REWork – Ignore the Real World

I recently became part of a small book club, where we submit book titles, vote and then read/discuss the winning book. I joined as the current book for this review had already been chosen: REWork. I have mentioned this book before, because I have already read it and highly recommend it.

Needless to say I am happy to read it again and would like to share some insights from the book that specifically relates to photography and the business of photography.

Chapter 1: Ignore the Real World
“That would never work in the real world.” You hear this when people balk at a new idea. I experienced this when starting as a wedding photographer. I expressed my “lack of love” for traditional wedding photography, and decided to approach it from a documentary perspective. I was told:

That will never work here in Pittsburgh. Pittsburgh is a traditional market and people want traditional wedding photography.

My thought was: “If I can’t shoot the way I want, then I just won’t do it.” That was in 2005. 2010 is here and people still hire me for documentary wedding photography. I ignored the real world 🙂.

The real world seems to be filled with despair and negativity. Actually “seems” is a kind word in this case. There is so much pessimism in the real world when people have new ideas and goals. Why? Is it easier for people to blend in and do the same old thing? Where is the joy in that? Who are you really helping with this mentality? Certainly not your clients or your heart.

Step out and create your own world. Just because everyone else is living in the real world, does not mean you have to. In the words of Jason Fried and David Heinemeier Hanson:

The real world is not a place, it’s an excuse.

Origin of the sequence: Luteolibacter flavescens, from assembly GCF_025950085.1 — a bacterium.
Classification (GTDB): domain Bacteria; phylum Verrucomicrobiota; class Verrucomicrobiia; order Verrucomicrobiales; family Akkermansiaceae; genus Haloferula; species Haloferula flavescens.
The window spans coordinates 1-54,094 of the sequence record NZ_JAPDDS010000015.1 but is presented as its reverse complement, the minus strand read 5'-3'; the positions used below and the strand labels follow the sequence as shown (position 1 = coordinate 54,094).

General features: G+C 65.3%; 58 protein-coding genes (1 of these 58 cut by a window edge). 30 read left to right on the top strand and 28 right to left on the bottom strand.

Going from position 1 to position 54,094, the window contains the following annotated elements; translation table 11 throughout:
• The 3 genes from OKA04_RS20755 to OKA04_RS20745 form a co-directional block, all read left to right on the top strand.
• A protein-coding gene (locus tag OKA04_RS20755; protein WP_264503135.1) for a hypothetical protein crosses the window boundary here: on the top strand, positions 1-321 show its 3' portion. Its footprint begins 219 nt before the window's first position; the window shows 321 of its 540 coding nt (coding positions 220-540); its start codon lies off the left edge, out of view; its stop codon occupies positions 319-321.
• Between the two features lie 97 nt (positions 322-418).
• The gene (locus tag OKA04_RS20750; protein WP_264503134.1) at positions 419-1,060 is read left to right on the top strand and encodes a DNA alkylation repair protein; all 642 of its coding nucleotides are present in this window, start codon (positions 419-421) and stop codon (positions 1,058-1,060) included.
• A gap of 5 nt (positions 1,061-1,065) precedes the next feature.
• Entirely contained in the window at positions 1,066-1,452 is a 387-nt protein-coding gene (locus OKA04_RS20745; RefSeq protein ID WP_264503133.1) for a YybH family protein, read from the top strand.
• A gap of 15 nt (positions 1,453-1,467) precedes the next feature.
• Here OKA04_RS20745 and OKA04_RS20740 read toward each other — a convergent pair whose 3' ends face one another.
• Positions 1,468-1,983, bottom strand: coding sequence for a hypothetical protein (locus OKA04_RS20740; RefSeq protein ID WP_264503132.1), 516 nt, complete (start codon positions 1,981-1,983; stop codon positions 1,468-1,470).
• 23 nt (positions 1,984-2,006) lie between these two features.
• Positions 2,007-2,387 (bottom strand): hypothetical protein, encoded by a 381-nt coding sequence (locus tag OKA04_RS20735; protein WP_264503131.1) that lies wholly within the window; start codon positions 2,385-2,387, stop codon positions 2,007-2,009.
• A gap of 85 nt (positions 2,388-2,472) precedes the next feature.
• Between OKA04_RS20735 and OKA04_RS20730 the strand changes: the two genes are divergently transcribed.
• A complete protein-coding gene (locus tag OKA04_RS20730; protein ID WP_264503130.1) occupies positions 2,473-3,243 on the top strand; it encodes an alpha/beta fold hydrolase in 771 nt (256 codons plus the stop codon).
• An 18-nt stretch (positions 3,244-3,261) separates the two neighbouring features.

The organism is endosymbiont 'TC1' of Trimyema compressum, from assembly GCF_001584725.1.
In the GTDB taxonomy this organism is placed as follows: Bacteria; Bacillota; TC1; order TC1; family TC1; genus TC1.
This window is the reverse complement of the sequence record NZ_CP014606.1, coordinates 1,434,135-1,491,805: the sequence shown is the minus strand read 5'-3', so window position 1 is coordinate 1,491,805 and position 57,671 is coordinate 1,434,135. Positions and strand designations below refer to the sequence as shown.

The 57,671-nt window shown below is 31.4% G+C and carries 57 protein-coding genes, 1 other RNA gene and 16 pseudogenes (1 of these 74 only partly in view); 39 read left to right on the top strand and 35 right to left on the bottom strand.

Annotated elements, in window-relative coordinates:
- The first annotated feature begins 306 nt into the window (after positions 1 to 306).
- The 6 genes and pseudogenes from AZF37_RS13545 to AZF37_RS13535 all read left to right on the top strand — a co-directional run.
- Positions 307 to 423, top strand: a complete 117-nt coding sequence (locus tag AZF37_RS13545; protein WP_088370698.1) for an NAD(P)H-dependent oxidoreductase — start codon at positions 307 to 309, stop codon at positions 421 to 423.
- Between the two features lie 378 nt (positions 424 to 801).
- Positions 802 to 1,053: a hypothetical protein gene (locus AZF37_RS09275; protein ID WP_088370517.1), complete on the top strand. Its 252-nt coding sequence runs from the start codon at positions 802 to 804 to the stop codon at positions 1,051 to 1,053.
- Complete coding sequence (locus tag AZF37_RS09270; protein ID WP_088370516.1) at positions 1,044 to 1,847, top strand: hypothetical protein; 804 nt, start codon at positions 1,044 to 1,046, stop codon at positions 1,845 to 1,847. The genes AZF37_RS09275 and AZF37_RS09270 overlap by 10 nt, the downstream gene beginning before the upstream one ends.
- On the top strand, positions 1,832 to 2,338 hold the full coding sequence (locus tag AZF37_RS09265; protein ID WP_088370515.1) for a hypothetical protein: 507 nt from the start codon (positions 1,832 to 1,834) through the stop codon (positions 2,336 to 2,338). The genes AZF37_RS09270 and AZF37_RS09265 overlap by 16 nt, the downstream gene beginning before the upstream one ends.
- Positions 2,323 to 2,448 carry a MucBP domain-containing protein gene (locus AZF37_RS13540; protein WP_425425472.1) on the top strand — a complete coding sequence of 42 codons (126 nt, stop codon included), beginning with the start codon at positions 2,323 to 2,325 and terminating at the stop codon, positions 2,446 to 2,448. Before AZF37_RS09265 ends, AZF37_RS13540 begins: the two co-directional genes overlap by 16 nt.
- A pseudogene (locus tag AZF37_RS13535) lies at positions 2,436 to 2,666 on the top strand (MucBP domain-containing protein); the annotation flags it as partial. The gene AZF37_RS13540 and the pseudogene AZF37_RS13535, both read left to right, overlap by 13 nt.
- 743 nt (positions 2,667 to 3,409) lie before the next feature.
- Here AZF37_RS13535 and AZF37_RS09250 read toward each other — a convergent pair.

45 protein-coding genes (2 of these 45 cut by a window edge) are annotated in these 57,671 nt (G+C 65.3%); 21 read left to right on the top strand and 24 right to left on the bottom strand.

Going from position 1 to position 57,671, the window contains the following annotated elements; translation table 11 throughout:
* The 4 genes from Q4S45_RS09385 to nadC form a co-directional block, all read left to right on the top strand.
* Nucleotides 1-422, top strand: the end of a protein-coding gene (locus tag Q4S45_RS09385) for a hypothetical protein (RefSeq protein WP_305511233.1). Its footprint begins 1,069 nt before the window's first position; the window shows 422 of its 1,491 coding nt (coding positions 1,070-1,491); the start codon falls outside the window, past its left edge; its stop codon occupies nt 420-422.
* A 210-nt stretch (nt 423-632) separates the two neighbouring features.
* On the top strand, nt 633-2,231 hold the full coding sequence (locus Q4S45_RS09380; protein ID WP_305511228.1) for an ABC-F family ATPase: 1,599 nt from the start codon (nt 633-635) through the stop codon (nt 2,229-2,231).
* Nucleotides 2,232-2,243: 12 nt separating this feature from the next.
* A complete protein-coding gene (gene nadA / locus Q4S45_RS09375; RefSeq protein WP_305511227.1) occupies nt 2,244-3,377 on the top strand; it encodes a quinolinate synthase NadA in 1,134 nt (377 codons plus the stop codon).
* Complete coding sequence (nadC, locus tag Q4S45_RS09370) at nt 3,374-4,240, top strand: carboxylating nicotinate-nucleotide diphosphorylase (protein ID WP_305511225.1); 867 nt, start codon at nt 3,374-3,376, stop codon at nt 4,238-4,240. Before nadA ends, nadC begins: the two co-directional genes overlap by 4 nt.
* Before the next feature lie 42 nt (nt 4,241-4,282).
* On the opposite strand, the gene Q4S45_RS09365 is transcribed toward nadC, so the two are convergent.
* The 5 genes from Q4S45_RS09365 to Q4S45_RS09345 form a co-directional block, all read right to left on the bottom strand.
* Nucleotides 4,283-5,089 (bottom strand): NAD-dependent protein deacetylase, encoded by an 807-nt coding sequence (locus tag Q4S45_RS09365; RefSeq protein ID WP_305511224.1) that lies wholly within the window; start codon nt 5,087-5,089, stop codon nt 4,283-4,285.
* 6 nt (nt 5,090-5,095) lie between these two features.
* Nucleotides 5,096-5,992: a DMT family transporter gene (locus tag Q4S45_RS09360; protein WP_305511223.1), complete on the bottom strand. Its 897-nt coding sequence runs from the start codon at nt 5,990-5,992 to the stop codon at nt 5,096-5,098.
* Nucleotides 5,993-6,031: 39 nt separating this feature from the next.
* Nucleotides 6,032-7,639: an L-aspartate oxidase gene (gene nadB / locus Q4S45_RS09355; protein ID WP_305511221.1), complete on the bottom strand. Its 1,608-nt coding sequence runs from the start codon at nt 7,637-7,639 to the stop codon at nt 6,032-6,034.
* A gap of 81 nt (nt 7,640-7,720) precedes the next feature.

I love that quote. If you are deciding do create something with your photography, whether it be a business or a hobby, Ignore the Real World and Create Your Own.

Personally for me (as it pertains to the Wedding side of my business) here are some filters/guidelines/guardrails that I enforce to keep my Vision clear:

  • Limit viewing other wedding photographer’s work
  • Do not purchase “looks” (usually in the form of presets and actions) for my photographs
  • It’s not about me, its about the people I am photographing
  • Good gear is nice, but knowing how to use it trumps the goodness of it
  • I only need to be a rockstar for the 7 mouths that I feed 🙂

What are some of your ilters/guidelines/guardrails that keep your vision clear?

Comments 2

  1. I love those quotes! I totally agree that people use the “real world” as an excuse. If the “real world” has so many limitations, then I don’t want to live in it; I’ll create my own world! ……I have actually made the conscious effort to stop looking at other people’s work and to just focus on what I envision in my own mind. I think it’s helped me a lot-Instead of “challenging” or comparing myself against other people’s work, I challenge myself against myself. Another guideline I use for every shoot, especially portraits where we have a lot of time, is to laugh with my client and make it feel like we’re just hanging out. I feel it makes my client feel like they don’t need to “pose” and they can just be themselves. We build rapport quickly that way, and I end up truly enjoying their company. –Thanks for posting this David! It’s really nice to read this type of post… =)

  2. I agree with most of what you said, David, but I have to say without knowing where we’ve been, how do you know where you’re going? I am constantly looking at other photographers work — not to copy or emulate but to inspire. That said, I don’t look at much modern wedding photography, rather, I look at historical imagery, documentary studies and portraiture, both modern and classical, especially classical.

    Maybe I’m an odd ball, but after doing this job every day for 35 years I still wake up excited and overjoyed to be doing something I love. I keep my excitement at a fever pitch by constantly looking, seeing and exploring life and the world around me. When something starts to feel “old” I change it up. As a visual artist you have to constantly be inspired to stay at the top of your game. Inspiration comes in many forms and from many sources.

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